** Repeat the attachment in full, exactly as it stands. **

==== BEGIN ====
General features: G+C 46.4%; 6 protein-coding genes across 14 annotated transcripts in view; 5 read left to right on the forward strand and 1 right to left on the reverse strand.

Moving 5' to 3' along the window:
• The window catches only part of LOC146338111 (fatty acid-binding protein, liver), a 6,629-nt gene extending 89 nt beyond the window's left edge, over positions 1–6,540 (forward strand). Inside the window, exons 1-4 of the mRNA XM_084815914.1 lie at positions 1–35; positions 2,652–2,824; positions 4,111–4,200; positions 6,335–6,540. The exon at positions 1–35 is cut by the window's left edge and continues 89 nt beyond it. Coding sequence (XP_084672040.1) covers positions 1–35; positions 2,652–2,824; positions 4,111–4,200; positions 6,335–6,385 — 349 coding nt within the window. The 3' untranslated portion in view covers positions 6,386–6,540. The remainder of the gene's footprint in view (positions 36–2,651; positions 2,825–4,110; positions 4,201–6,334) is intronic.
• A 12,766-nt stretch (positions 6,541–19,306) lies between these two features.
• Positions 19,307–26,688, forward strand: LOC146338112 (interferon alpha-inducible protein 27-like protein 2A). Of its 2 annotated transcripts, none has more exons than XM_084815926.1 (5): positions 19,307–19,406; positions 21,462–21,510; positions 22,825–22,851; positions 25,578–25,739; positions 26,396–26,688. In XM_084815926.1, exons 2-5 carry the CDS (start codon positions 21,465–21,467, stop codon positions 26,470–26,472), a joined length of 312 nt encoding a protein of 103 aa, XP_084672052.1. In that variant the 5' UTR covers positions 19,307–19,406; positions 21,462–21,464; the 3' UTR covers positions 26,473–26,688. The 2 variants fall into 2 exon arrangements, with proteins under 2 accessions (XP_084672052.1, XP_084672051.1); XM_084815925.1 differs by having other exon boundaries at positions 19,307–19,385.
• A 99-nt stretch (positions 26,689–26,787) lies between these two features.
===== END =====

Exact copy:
General features: G+C 46.4%; 6 protein-coding genes across 14 annotated transcripts in view; 5 read left to right on the forward strand and 1 right to left on the reverse strand.

Moving 5' to 3' along the window:
• The window catches only part of LOC146338111 (fatty acid-binding protein, liver), a 6,629-nt gene extending 89 nt beyond the window's left edge, over positions 1–6,540 (forward strand). Inside the window, exons 1-4 of the mRNA XM_084815914.1 lie at positions 1–35; positions 2,652–2,824; positions 4,111–4,200; positions 6,335–6,540. The exon at positions 1–35 is cut by the window's left edge and continues 89 nt beyond it. Coding sequence (XP_084672040.1) covers positions 1–35; positions 2,652–2,824; positions 4,111–4,200; positions 6,335–6,385 — 349 coding nt within the window. The 3' untranslated portion in view covers positions 6,386–6,540. The remainder of the gene's footprint in view (positions 36–2,651; positions 2,825–4,110; positions 4,201–6,334) is intronic.
• A 12,766-nt stretch (positions 6,541–19,306) lies between these two features.
• Positions 19,307–26,688, forward strand: LOC146338112 (interferon alpha-inducible protein 27-like protein 2A). Of its 2 annotated transcripts, none has more exons than XM_084815926.1 (5): positions 19,307–19,406; positions 21,462–21,510; positions 22,825–22,851; positions 25,578–25,739; positions 26,396–26,688. In XM_084815926.1, exons 2-5 carry the CDS (start codon positions 21,465–21,467, stop codon positions 26,470–26,472), a joined length of 312 nt encoding a protein of 103 aa, XP_084672052.1. In that variant the 5' UTR covers positions 19,307–19,406; positions 21,462–21,464; the 3' UTR covers positions 26,473–26,688. The 2 variants fall into 2 exon arrangements, with proteins under 2 accessions (XP_084672052.1, XP_084672051.1); XM_084815925.1 differs by having other exon boundaries at positions 19,307–19,385.
• A 99-nt stretch (positions 26,689–26,787) lies between these two features.